By Dana Brumm, Curriculum Specialist for Ebenezer’s Wauwatosa Child Care Center
In the words of Dr. Maria Montessori, “Watching a child makes it obvious that the development of his mind comes through his movements.” This is one of the reasons we, in early childhood, promote gross motor skills everyday!
Gross motor skills are the abilities required to control the large muscles of the body for walking, jumping, skipping, and more. Movement plays a bigger part in young lives and education than initially thought. Research shows that mind and body are not separate and that the body has a significant role in cognitive development. To be of maximum benefit, movement experiences should be introduced early in life. Motor skills enhanced at all stages build a positive attitude about habitual physical activity and sets the foundation for a lifetime of good health.
Below are recommendations that would be effective in enhancing early brain and gross motor skill development.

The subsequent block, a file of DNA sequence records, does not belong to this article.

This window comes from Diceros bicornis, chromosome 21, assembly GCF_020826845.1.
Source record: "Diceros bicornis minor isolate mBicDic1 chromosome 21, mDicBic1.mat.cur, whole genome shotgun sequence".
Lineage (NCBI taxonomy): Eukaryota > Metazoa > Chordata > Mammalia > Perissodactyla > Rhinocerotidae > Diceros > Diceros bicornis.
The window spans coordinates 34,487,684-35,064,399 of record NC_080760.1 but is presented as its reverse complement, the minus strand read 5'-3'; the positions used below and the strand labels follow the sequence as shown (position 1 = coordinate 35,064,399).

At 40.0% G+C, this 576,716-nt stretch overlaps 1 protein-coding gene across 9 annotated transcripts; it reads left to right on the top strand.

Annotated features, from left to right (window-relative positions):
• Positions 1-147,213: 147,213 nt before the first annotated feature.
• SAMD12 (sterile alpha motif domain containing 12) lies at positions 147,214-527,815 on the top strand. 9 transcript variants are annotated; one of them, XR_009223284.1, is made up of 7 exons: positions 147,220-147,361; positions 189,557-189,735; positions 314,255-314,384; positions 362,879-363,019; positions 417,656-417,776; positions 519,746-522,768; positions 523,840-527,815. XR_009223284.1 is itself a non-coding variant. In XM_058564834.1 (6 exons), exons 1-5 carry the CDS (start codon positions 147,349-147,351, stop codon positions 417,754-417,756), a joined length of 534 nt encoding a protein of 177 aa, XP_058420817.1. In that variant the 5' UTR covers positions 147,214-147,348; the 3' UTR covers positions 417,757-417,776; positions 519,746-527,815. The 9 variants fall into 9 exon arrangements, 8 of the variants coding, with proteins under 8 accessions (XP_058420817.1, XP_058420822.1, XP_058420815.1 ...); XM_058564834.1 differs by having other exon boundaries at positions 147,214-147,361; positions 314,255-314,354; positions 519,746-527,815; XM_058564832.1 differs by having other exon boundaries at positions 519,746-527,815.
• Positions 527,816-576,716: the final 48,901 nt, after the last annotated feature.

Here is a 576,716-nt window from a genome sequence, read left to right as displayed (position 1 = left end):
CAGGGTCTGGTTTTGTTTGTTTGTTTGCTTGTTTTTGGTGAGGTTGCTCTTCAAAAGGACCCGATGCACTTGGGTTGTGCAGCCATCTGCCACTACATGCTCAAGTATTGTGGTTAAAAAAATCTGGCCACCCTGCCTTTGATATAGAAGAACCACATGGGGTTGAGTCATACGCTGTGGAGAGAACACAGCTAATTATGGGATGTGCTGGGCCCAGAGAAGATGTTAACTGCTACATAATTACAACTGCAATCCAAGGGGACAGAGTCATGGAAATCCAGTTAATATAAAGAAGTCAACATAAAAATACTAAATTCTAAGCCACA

- Provide children with lots of sensory-motor experiences, especially of the visual-motor variety. This would include activities that integrate visual information with gross-motor movements. Such activities include striking, kicking, and catching.
- Include a variety of basic gross-motor activities that involve postural control, coordination of movements, and locomotion, This includes crawling, creeping, body rolling, and jumping. In addition to stimulating wiring patterns in the brain to do those skills, the aerobic workout these activities provides the brain is its chief energy source, glucose. In essence, these activities increase blood flow, which feeds the brain and enhances connectivity.
- Combine movement activities and music. The combination of music with movement presents an excellent learning tool for young children. It plays to their sensory explorations.
The most important thing we can do is to give young children opportunities to move. Working on gross motor skills helps children gain strength and confidence in their body. It also helps them get exercise and physical activity, which is important for a healthy lifestyle. Developing these skills helps children’s ability to build their cognition skills do more complex thinking and other skills in future activities.